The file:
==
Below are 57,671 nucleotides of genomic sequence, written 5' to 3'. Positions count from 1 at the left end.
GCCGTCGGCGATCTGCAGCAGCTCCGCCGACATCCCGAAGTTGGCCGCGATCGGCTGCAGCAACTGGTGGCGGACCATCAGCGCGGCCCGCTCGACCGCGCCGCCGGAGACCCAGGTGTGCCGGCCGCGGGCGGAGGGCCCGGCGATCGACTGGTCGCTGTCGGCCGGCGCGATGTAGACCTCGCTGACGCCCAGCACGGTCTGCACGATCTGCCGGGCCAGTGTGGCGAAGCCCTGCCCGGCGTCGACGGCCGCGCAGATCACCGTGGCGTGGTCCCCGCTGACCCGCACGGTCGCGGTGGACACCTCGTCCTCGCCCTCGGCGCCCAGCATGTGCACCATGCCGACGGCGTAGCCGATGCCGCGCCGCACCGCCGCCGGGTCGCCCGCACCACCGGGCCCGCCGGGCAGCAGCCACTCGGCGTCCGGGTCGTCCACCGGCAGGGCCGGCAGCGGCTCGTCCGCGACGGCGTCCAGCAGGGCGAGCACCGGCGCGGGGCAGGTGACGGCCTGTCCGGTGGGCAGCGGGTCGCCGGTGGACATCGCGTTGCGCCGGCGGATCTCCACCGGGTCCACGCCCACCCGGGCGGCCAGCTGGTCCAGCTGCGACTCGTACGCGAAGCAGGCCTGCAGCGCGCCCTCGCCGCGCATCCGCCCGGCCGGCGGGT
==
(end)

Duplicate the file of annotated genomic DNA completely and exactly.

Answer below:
Below are 57,671 nucleotides of genomic sequence, written 5' to 3'. Positions count from 1 at the left end.
GCCGTCGGCGATCTGCAGCAGCTCCGCCGACATCCCGAAGTTGGCCGCGATCGGCTGCAGCAACTGGTGGCGGACCATCAGCGCGGCCCGCTCGACCGCGCCGCCGGAGACCCAGGTGTGCCGGCCGCGGGCGGAGGGCCCGGCGATCGACTGGTCGCTGTCGGCCGGCGCGATGTAGACCTCGCTGACGCCCAGCACGGTCTGCACGATCTGCCGGGCCAGTGTGGCGAAGCCCTGCCCGGCGTCGACGGCCGCGCAGATCACCGTGGCGTGGTCCCCGCTGACCCGCACGGTCGCGGTGGACACCTCGTCCTCGCCCTCGGCGCCCAGCATGTGCACCATGCCGACGGCGTAGCCGATGCCGCGCCGCACCGCCGCCGGGTCGCCCGCACCACCGGGCCCGCCGGGCAGCAGCCACTCGGCGTCCGGGTCGTCCACCGGCAGGGCCGGCAGCGGCTCGTCCGCGACGGCGTCCAGCAGGGCGAGCACCGGCGCGGGGCAGGTGACGGCCTGTCCGGTGGGCAGCGGGTCGCCGGTGGACATCGCGTTGCGCCGGCGGATCTCCACCGGGTCCACGCCCACCCGGGCGGCCAGCTGGTCCAGCTGCGACTCGTACGCGAAGCAGGCCTGCAGCGCGCCCTCGCCGCGCATCCGCCCGGCCGGCGGGT